MINNEAPOLIS -- The Minnesota Twins were forced to win Wednesday night's game twice against the Milwaukee Brewers. Oswaldo Arcia took care of both challenges.
The Twins were trailing 1-0 in the fourth inning when Arcia hit a smash down the right field line. The ball kissed off the top third of the foul pole. Arcia took a long look and then cruised the bases with a three-run homer.
The lead was pushed to 4-1 by the seventh, and it looked like more than enough with Ricky Nolasco showing the best stuff of his dozen starts with the Twins.
Nolasco was on a streak of 13 batters retired, when the Brewers' mischievous Jonathan Lucroy opened the seventh with a single. Carlos Gomez followed with another single. Aramis Ramirez, back in the lineup after a 21-game absence, bombed a three-run homer to center.
All three hits came on 1-0 pitches, meaning the three-run lead had disappeared in a total of six pitches.
Nolasco finished the seventh and went to the dugout, knowing he was done pitching for the night and contemplating how he allowed this victory to get away.
Rob Wooten came in for the Brewers to get two outs, and then Josh Willingham -- a hot hitter in recent days -- doubled to the scoreboard in right-center field. This brought up Arcia, and Milwaukee manager Ron Roenicke went to his antidote for left-handed hitters: Will Smith.
Lefthanders were batting .121 against Smith. Those same lefties had struck out 18 times in 33 at-bats. Most of those K's came on his sweeping slider.
"We saw that guy in Kansas City last year, and I think he struck out 10 of our guys in a row,'' batting coach Tom Brunansky said. "He was just the pitcher of the month for the Brewers. That was a tough matchup for Oswaldo.''
Smith busted a couple of fastballs in on Arcia and then went with the slider. On a 2-2 count, catcher Lucroy was set up on the outside corner. Smith didn't get the slider all the way there. Arcia reached down and hooked the ball into right field.
Willingham came around third and there wasn't much of a throw from right fielder Ryan Braun. The pitcher, Smith, crossed the runner's path, and Willingham came tumbling home with the lead run.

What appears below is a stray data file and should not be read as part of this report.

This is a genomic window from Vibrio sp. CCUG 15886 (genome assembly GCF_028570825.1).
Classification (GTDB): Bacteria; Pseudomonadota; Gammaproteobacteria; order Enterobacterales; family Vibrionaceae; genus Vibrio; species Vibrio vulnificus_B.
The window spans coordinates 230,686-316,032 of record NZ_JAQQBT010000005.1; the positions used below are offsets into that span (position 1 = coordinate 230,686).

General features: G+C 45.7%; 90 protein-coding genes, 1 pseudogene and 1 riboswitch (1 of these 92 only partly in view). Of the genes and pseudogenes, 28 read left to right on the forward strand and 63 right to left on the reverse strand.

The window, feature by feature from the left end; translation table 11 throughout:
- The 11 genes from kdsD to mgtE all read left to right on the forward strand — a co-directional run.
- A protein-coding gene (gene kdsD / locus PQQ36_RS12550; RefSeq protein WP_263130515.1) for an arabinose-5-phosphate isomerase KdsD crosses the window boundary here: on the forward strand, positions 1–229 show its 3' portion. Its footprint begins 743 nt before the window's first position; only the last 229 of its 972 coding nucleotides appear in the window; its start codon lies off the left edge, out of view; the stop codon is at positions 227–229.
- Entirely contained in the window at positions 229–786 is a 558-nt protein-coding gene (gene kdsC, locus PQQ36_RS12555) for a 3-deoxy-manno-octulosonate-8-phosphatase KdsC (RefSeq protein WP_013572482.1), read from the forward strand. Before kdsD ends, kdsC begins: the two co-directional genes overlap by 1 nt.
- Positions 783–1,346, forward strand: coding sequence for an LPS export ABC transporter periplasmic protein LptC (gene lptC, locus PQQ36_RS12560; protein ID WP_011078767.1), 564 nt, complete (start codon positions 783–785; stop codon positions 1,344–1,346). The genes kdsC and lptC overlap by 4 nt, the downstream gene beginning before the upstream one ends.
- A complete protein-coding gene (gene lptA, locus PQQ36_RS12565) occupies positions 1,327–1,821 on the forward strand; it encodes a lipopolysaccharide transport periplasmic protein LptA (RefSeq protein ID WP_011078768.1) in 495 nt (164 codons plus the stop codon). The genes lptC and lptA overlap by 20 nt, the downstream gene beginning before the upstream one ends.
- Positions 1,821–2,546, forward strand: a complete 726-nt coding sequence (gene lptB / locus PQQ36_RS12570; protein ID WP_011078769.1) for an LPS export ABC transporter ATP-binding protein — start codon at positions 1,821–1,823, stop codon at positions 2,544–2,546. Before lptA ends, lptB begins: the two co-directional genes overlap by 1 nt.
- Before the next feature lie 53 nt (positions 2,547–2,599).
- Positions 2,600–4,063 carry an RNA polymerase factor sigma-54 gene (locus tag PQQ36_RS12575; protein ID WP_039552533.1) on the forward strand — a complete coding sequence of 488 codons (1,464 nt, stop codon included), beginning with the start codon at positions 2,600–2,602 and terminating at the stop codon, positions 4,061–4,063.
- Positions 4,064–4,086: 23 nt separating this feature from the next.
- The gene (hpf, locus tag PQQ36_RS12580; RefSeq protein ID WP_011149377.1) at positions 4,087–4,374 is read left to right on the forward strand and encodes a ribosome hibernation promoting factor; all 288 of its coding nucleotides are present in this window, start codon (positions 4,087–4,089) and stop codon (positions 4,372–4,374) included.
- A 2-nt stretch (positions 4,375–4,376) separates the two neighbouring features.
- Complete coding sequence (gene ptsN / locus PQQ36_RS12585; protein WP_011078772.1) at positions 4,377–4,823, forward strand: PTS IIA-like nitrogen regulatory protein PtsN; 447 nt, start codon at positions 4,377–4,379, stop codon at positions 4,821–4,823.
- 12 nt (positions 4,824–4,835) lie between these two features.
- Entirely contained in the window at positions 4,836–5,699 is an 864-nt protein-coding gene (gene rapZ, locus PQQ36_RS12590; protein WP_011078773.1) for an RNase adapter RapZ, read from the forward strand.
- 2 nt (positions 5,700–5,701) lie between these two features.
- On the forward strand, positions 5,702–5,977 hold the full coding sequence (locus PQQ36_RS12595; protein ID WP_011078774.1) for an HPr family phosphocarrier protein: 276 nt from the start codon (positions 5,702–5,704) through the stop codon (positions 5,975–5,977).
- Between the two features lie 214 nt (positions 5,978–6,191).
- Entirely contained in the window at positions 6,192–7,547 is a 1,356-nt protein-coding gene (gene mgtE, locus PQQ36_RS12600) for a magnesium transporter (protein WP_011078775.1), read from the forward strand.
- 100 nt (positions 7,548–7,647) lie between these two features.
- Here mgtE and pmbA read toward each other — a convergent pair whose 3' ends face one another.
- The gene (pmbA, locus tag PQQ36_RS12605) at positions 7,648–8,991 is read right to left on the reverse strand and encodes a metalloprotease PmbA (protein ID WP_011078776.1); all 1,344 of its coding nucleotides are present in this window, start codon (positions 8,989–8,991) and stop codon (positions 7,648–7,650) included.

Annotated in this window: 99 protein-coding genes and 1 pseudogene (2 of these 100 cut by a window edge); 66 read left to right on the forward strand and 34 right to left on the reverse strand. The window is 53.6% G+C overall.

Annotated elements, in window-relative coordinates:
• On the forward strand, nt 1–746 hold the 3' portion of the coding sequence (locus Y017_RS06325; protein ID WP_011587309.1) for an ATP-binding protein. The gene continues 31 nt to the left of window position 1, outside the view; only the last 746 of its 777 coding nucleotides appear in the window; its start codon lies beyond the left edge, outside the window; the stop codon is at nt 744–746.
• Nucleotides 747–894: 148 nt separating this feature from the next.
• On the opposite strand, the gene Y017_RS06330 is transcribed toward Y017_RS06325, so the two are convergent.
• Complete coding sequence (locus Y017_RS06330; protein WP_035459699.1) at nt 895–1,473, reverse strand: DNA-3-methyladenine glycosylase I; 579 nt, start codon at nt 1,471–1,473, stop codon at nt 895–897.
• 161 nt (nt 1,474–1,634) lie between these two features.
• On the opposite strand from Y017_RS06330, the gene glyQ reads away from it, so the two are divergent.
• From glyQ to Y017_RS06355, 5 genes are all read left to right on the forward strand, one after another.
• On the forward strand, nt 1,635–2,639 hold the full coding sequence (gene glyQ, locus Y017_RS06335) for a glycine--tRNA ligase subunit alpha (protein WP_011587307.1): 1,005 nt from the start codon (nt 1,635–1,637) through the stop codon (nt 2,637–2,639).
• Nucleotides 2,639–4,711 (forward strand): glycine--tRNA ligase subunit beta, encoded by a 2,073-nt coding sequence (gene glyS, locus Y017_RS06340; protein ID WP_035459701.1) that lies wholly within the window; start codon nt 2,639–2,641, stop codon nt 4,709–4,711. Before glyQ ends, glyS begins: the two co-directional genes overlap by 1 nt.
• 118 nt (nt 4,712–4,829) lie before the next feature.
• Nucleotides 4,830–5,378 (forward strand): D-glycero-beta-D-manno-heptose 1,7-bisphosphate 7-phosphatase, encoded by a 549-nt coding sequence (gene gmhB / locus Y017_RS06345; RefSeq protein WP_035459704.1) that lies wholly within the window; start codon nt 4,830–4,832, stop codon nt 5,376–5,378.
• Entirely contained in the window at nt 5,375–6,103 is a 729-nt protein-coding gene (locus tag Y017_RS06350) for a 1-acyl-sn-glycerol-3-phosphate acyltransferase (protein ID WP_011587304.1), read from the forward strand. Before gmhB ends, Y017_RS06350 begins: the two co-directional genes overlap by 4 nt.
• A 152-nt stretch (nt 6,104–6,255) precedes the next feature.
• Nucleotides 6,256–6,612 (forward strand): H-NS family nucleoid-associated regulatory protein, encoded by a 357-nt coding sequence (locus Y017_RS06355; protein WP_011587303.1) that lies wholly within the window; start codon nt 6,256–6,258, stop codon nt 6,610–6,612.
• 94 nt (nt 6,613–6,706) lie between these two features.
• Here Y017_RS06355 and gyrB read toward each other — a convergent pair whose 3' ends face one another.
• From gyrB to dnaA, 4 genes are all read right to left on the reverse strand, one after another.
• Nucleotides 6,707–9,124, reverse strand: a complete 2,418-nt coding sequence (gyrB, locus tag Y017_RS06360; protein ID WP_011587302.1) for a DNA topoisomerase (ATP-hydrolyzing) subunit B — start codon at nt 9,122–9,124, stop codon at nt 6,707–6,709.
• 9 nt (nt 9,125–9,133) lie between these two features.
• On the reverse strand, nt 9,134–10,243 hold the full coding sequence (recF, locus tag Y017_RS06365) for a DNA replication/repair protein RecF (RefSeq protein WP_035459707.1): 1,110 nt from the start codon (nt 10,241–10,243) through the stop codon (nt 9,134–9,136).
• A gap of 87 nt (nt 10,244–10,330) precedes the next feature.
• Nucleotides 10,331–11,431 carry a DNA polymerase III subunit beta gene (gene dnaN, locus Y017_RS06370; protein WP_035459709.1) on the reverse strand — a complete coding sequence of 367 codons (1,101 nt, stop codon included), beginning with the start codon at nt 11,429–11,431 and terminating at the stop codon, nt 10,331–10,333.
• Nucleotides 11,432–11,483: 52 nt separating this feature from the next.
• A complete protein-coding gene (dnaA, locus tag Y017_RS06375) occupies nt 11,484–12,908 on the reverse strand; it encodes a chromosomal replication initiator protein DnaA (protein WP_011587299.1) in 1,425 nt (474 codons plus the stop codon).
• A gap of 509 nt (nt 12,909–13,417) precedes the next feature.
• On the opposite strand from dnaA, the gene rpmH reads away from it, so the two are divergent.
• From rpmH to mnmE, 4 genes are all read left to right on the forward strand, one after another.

Smith said of Arcia's single: "Obviously, you want it farther away, down in the dirt. You can't make perfect pitches every time.''
That's what Arcia was hoping for: a pitch from the Brewers' dominant lefty that would give him a fighting chance.
"The pitch was down but in the middle of the plate, and Oswaldo was able to get to it,'' Brunansky said.
Arcia's fourth RBI of the night made it 5-4, and he scored from second on Trevor Plouffe's single down the right field line. Six outs from Casey Fien and Glen Perkins followed and the Twins had a 6-4 victory.
Arcia's home run off starter Marco Estrada also came on a pitch that showed some extra hitting talent. It was pitch in on him that required Arcia to pull in his hands and generate tremendous force.
"It's hard to do that on a pitch in there and keep the ball fair,'' Twins manager Ron Gardenhire said.
It was only by a fraction of the foul pole that the ball was fair. Arcia stayed at the plate and watched. This can get a hitter -- especially a young one -- in trouble with the opposition.
There was an excuse for Arcia: He saw the ball hooking and was waiting to find out if it was fair.
"We'll go with that ... Oswaldo was waiting to see if it was fair,'' Gardenhire said.
Estrada drilled Brian Dozier with a fastball that did not look accidental an inning later. It's anybody's guess as to why Dozier was hit, if the Brewers were mad at Arcia.
One obvious thing: Roenicke and the Brewers were unhappy with the work of plate umpire Andy Fletcher for most of the night.
Brunansky was asked how it was that Arcia kept his hands inside and generated that power? Bruno rolled his eyes upward with a "because-he-can'' look.
"Arcia and 1/8Josmil3/8 Pinto, too ... those two guys are mule strong,'' Brunansky said.
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